He gave the world a slice of the American culture the lindy hop by performing dances in Europe and Africa.  The fun and Burlesque dance moves were great for every body!  In just an hour students learn the fundamentals of the lindy hop, cake walk and charleston.

White Americans were taught the dance when they  began going to Harlem to watch black dancers,  they took with them and practised in Europe what they learned. “The African American lindy-hoppers at the Savoy would incorperate acrobatic routines, and  do absurd things to try and  out-do their dance rivals.

Some of the lindy-hoppers had cards printed with their names on them and became dance professors teaching the tourists. Then Harlem nights became show nights for the Nordics.”

The Savoy was Owned by Moe Gale, a Jewish man, and managed by Charles Buchanan, a black man, the Savoy Ballroom opened its doors on March 12, 1926 right in the middle of Harlem, between 140th and 141st Streets on Lenox Avenue.

Black poet Langston Hughes calls it the Heartbeat of Harlem in Juke Box Love Song, and he set his acclaimed work “Lenox Avenue: Midnight on the legendary street”. The Savoy was one of many Harlem hot spots along Lenox Avenue.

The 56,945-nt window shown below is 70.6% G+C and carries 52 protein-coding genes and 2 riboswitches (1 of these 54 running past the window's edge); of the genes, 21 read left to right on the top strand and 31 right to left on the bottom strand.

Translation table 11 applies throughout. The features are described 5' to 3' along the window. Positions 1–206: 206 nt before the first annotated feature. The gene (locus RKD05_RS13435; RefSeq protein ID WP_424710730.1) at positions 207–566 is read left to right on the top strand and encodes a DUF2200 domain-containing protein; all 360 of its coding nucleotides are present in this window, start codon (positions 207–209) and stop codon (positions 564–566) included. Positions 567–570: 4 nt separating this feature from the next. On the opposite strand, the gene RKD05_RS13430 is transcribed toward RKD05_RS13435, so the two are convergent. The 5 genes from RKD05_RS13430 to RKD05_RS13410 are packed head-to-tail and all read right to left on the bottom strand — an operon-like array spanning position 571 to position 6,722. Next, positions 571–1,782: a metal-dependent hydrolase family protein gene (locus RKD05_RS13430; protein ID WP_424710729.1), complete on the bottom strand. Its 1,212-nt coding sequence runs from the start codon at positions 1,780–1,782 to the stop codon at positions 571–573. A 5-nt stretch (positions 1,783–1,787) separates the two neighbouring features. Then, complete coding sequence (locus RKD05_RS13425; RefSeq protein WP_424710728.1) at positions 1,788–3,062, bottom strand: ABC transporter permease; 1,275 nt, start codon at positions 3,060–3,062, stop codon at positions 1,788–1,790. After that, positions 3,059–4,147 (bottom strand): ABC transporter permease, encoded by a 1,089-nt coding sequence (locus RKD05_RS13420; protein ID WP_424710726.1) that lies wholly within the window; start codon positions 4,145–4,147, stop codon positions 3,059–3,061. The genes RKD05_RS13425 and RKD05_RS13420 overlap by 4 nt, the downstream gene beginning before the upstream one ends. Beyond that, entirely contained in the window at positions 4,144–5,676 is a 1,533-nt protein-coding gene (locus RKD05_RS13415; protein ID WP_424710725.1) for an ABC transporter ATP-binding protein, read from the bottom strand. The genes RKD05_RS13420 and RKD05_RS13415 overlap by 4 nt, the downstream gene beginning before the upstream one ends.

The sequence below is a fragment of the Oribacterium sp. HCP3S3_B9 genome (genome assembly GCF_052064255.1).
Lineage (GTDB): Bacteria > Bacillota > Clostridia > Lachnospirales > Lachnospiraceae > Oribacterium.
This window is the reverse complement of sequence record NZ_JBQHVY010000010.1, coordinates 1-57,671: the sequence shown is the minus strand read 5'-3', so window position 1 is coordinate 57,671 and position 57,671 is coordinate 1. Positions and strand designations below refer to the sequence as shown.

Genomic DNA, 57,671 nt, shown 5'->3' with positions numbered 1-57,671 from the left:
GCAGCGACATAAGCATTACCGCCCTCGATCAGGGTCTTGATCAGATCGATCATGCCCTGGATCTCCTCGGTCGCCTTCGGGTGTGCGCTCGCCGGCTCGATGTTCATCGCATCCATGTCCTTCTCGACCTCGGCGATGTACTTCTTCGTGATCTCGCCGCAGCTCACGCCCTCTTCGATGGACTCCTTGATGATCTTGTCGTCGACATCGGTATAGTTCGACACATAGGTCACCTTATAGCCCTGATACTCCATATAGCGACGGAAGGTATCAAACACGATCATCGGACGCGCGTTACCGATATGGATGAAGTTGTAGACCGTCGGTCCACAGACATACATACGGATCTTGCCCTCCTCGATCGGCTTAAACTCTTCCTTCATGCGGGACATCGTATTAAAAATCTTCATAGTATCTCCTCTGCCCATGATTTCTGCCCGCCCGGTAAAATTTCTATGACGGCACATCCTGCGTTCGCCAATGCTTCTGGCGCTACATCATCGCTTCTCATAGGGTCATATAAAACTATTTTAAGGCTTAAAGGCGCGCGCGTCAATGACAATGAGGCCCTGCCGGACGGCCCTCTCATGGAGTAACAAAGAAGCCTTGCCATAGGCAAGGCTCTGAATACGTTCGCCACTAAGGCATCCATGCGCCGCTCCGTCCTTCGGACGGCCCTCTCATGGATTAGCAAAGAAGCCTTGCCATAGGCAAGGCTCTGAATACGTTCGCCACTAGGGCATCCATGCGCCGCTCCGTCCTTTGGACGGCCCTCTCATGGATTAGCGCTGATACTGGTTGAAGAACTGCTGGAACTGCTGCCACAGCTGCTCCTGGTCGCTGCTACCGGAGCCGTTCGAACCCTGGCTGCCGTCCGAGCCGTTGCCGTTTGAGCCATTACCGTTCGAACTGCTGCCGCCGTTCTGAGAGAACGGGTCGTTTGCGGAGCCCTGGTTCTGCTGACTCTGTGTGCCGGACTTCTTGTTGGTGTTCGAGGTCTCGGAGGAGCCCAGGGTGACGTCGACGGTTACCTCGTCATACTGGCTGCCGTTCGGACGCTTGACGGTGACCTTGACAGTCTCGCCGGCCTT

The vision of the two young men created one of the first racially integrated public places in the country, which proved to be a wise business decision as well, attracting a wide range of clientele. The ballroom was on the second floor of a two-story building stretching the entire block.
As a young man, Mr. Gale studied for a time at New York University but gave it up to take a job in his father’s lug­gage manufacturing business. He took to this so well that he opened his own factory and became a highly successful manufacturer of popular priced luggage. He was then 21 years old.

Needed $50,000

It was soon after that he met Mr. Faggen, who had built the Roseland Ballroom on Broadway and who was then seeking a $50,000 loan in order, as he put it, “to open a ball­room for colored people up in Harlem.”

Mr. Gale, who had never danced a step in his life, went over the architect’s plan, in­spected the Harlem site and then told Mr. Faggen: “I won’t lend you the money, but I’ll go into partnership with you.”